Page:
The hotels normally used are indicated within the itinerary, however accommodation may differ from those stated depending on your departure date. All hotel rooms have en suite bathrooms. Most hotels have a safety deposit box in the room but if not, there will be one at reception. Please note that central heating is very rare in Peru, even in good standard hotels. Most hotels provide plug in heaters and spare blankets. Additionally while all of the hotels have a hot water supply, it can be temperamental when there is high demand.

Accommodation options in Santa Teresa are limited and although the family run hotel we stay in here has clean rooms and friendly staff, you should expect it to be more basic than elsewhere. A railway line runs straight through the centre of Aguas Calientes and while we try to allocate rooms away from it whenever possible, the trains might be heard from some rooms.

En route from Cuzco to Lake Titicaca we have the unique opportunity to spend a night on a working alpaca hacienda – the rustic accommodation is mostly multi-share with shared bathroom facilities, although there are some double rooms.

On the Llachon Peninsula on the shores of Lake Titicaca, the group will split up overnight to stay with local families. There will be a few of us in each house and we may have to share rooms en masse – single supplements do not apply here. The rooms are basic but clean and your beds will have sheets and plenty of blankets. There are outside toilets and washbasins.

Eating and Drinking

All breakfasts, 9 lunches and  2 dinners are included.

Hotel breakfasts are normally simple buffet-style affairs, usually including bread/toast and jam, cereal, sometimes eggs or a cooked dish, sometimes fruit, tea/coffee and fruit juice. Regrettably we can not guarantee that wheat/gluten free products will be available for breakfast in all locations – if you have an intolerance you may wish to bring your own breakfast food from home.

Where lunch and dinner is not included we’ll visit a variety of cafes and restaurants.

Peruvian cuisine has developed a reputation for its flavours and originality and it’s well worth trying out a few of the local delicacies. Amongst these are ceviche (a spicy dish of seafood or fish marinated in lime juice), lomo saltado (a Peruvian take on a beef stir-fry) and various hearty soups such as the delicious quinoa soup. Other dishes include roasted cuy (guinea pig), Alpaca steak, and to drink, the national beverage: Pisco Sour.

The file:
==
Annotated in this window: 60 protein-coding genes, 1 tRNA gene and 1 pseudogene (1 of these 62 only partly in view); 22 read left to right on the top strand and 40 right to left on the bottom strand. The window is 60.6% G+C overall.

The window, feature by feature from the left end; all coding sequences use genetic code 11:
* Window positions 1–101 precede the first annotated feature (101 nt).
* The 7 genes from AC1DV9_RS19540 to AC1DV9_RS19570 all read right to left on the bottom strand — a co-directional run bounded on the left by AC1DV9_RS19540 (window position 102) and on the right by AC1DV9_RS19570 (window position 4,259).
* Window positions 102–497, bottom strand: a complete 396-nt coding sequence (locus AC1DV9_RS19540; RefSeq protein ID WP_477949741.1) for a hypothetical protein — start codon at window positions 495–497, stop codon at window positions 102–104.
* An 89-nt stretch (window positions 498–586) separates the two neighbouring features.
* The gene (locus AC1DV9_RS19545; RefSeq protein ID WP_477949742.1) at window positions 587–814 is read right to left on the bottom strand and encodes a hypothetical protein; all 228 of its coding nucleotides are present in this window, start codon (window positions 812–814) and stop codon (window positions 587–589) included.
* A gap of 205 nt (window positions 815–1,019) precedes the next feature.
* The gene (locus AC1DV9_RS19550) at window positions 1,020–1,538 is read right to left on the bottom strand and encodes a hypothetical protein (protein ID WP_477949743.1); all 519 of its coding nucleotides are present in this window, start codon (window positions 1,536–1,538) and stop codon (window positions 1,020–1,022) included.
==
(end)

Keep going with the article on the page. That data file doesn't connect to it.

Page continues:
The tap water in Peru is not safe to drink so please only drink bottled water or the water provided.

This cycling tour is classified Road

Activity level 4 (Moderate/Challenging)

This tour has full vehicle support. The support vehicle follows the group at all times carrying all essential items, water, food and any spare clothes you might need for the day. If at any point you want to sit out a section of cycling you may use the support vehicle but please note that it follows the group slowly and cannot drop you to the end point.

The cycling on this tour is 70% on tarmac roads and 30% on un-surfaced roads. The set itinerary is not technical nor does it feature very long ascents, however please note that the majority of this tour is spent at high altitude and some days the group is cycling above 4000m where the air is noticeably thinner. Because of this we recommend that you have a good level of fitness for this tour.

Overall Rating
5/5
Reviewed On 26/07/2019
5/5

ABSOLUTELY STUNNING

  • What was the most inspirational moment of your trip?

    The best part of the jungle extension was the 4:30am start on a boat when we travelled to see the macaws and a beautiful sunrise on the way. Also the boat ride on the lake watching the birds, caymans and catching a piranha which then fell into our boat :) I also shed a tear when we stopped the boat in the middle of the night on the river to take in the most starry sky I have ever seen in my life (cue crying) On the main cycling part I was extremely taken with the Maras ruins, salt pans and of course the Machu Picchu itself. When we laid our eyes on the Uros (floating islands) we were all gobsmacked, too. But you cannot underestimate the assault of colours that is the way the strong Peruvian ladies wear! Realising this is not just a tourist thing in Cuzco but what they actually wear on a daily basis, came as a shock. And when the host lady at the home stay brought out all kinds of clothes and hats and we all dressed up in the full attire, hats and all, for a lovely group photo, was a fantastic experience as well.
  • What did you think of your group leader?

    First we had Joel in the jungle who is a real Peruvian Wildlife Jedi and can spot a baby cayman in total darkness across the full width of the river. I swear I thought he had placed them there himself ahead of our night trip... Also his tarantula tracking skills are second to none. And when Jeff tripped and lost his sunglasses about 40min away from our base, unbeknown to us Joel traced back our route to retrieve them and arrived at dinner proudly holding them up (drenched in sweat and flustered). Great guy! We then have Carlos on the cycling trip. He is a mountain biker and struggled understanding my fear of steep descents but he took good care of us on and off the bike. When it was one of the girls' birthday he booked a lovely restaurant with a folk show and organised a cake, too. The driver Elvis should be renames as Evil Kenevil after driving that minibus on the most scary road I have ever witnessed! And Leonardo, the Chef, was the sweetest guy with some serious cooking skills.